Dungeon Etiquette

Dungeon Etiquette

So you’re new and ready to go to your first play party?  Or perhaps you’ve been going to play parties for a while and started letting basic etiquette slip?  Oh yes, it’s usually the people who should know better that I see making faux pas!  So let’s go over the most common play party do’s and don’t’s.

CLEAN!  This is in reference mostly to the equipment and furniture you are using for a scene.  However, I also advise that you clean your toys.  But hey, that’s on you and if we aren’t playing then you and your partner can cover that.  Back to the furniture, though, you should clean it before you play as well as after you’re done.  Some people may complain, “but I’m the first one to use it, so why clean it first?”  While you may be the first one on it at that party – you have no idea what happened on it the night before or before the party started – especially if you are at a dungeon that offers pro sessions.  It could have been used 30 minutes before the party doors opened.  Plus, if you aren’t the first ones on it that means someone else (hopefully) cleaned it – but did they clean all the parts you will be using?  Did they clean it correctly?  Better to be safe than sorry.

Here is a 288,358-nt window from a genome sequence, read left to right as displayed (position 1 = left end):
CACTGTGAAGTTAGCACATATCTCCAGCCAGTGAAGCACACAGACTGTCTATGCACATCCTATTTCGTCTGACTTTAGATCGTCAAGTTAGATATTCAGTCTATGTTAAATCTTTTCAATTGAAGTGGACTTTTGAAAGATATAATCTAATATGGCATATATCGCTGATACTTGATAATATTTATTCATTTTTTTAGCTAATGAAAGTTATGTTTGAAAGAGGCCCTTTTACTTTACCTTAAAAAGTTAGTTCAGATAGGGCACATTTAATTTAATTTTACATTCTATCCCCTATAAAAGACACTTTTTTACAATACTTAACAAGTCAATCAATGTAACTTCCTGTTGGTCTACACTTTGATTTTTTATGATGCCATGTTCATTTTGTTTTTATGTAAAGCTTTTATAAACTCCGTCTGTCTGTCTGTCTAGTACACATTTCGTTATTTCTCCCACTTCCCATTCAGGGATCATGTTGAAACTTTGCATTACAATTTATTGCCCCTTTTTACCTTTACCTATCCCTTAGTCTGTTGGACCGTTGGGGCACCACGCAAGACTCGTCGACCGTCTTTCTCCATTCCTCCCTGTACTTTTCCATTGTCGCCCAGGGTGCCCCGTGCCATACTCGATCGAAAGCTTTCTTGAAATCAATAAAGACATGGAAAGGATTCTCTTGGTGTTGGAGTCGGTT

SPACE!  Giving those in a scene the space they need.  Stand back, give them room.  Do NOT get up close and personal.  You are not involved in the scene and it is not ok to invite yourself!  It doesn’t matter if they are doing something interesting that you don’t have a good view of.  If you want to know more about it then wait for a better time later in the evening to approach them and ask.  Also, if whips or floggers are being thrown, go around!  Don’t complain if you get hit because you walked through someone’s scene.